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Why Human Services

  • Discipline at the University of Minnesota, Morris
  • Discipline at the University of Minnesota, Morris
  • Discipline at the University of Minnesota, Morris
  • Discipline at the University of Minnesota, Morris

The Human Services major provides students with an understanding of the individual, the family, the community, institutions, and the systems that are set up to serve these individuals and groups. Students will learn how individuals are in constant interaction with their environments, communities and institutions. They also will learn how socioeconomic and political environments influence individuals, families and communities. Human service workers carry out many different roles, from case management and intervention to program administration and development. Students in Human Services build professional experience for their resumes through our applied service-learning classes and/or capstone internships.

The Human Services curriculum is focused on helping students reach their goals as human services professionals. Morris Human Services graduates have moved into careers across the spectrum of social and human services, in the public and private sectors.

To aid in pursuing these varied careers, the Human Services major offers four tracks that students may pursue: General Human Services (see description above), Social Justice, Criminal Justice and Human Development.

Criminal Justice

The Criminal Justice Human Services sub plan provides students with knowledge of the criminal justice system, theories of criminal behavior, law, administration, and policy. Students will also learn about the reciprocal relationship between sociocultural contexts and the criminal justice system. This knowledge will prepare students interested in pursuing careers related to the criminal justice system. Students in Human Services build professional experience for their resumes through our applied service-learning classes and/or capstone internship.

General Human Services

The General Human Services sub-plan provides students with an understanding of the individual, the family, and the community; and the systems that are set up to serve them. Students will learn how individuals are in constant interaction with their environments, affecting and affected by institutions, the communities in which these institutions exist, and the institutions’ socioeconomic and political environments. Within these areas, human service workers carry out many different roles, from case management and intervention to program administration and development. Students in Human Services build professional experience for their resumes through our applied service-learning classes and/or capstone internship.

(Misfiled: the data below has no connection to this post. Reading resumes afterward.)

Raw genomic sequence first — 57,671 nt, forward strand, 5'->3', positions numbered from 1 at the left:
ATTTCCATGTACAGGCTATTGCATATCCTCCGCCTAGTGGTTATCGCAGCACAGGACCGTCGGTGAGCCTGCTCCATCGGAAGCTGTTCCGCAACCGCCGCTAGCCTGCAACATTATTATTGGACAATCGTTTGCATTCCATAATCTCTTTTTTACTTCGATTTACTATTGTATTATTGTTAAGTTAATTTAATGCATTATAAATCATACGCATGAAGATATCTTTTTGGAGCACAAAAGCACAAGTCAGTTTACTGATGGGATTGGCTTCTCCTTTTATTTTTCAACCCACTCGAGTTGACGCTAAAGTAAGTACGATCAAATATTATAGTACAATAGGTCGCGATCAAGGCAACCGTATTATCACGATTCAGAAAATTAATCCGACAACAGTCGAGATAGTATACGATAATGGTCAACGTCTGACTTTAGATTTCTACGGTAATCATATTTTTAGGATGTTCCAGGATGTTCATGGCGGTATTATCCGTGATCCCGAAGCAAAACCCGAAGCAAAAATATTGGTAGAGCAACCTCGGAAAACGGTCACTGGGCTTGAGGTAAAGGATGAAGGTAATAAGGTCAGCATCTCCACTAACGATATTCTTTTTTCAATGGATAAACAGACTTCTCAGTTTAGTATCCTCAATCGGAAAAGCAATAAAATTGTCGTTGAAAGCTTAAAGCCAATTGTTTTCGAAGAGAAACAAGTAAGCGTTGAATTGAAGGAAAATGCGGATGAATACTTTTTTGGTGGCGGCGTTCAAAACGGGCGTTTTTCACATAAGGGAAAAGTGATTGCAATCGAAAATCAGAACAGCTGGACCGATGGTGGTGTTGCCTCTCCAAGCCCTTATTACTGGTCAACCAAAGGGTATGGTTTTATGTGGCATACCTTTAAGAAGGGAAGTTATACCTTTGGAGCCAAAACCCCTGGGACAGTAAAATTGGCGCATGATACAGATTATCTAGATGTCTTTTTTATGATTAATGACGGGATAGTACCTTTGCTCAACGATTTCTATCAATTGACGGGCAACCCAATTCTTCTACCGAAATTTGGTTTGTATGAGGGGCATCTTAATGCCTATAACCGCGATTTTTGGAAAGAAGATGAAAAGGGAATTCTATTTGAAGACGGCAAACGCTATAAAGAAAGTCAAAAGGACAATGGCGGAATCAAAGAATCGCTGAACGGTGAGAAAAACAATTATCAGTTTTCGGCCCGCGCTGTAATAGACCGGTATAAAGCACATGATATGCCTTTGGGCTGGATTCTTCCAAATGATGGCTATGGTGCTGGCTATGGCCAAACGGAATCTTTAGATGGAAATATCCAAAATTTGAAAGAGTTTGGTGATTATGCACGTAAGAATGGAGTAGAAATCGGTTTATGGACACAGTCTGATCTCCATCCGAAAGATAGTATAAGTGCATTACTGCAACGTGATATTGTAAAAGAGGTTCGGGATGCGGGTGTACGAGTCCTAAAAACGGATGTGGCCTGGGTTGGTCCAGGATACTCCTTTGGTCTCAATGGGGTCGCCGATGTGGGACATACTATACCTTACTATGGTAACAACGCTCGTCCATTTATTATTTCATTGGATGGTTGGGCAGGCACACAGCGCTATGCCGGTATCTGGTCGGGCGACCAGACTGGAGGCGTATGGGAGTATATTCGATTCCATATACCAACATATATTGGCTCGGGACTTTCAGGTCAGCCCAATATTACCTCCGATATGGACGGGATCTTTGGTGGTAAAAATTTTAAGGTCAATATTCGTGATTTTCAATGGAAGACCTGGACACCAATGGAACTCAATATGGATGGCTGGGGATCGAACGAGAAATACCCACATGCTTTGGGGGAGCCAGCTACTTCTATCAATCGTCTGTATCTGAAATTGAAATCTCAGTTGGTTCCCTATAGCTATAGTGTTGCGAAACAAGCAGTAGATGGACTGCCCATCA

Human Development

The Human Development Human Services sub plan provides students with an understanding of psychological, social, and biological development and facilitates understanding of sociocultural contexts that influence development. The focus is on normative development, individual variations of development and abnormal development. This knowledge will prepare students interested in providing services to children and older adults. Students in Human Services build professional experience for their resumes through our applied service-learning classes and/or capstone internship.

Social Justice

The Social Justice Human Services sub plan provides students with an understanding of how to create societies or institutions based on the principles of equality and solidarity, the value of human rights, and the importance of recognizing that every human being deserves dignity. Social justice is the view that everyone deserves equal economic, political and social rights and opportunities. This major will prepare students for jobs related to community activism, human rights advocacy or non-profit administration. Students in Human Services build professional experience for their resumes through our applied service-learning classes and/or capstone internship.

Students take classes from a wide range of disciplines in order to complete the major, including Anthropology, Sociology, Statistics, Communications, Psychology, Economics, Management and Political Science.

In addition, students engage in community opportunities, such as service learning, that provide valuable hands-on experience. Recent projects include life-history interviews with farmers, assisting with domestic violence/sexual assault prevention, mentoring girls in the juvenile justice system, and working on language acquisition and community integration in adults and children for whom English is a second language.

The final capstone course at Morris is a chance for students to put all their academic experience together into a comprehensive, independent project. The Human Services capstone is an individually arranged internship or field experience that provides the student with an opportunity to apply their theoretical classroom learning experiences into the helping professions, such as social work, counseling, casework, child protection services, educational settings, human resource counseling, and the like.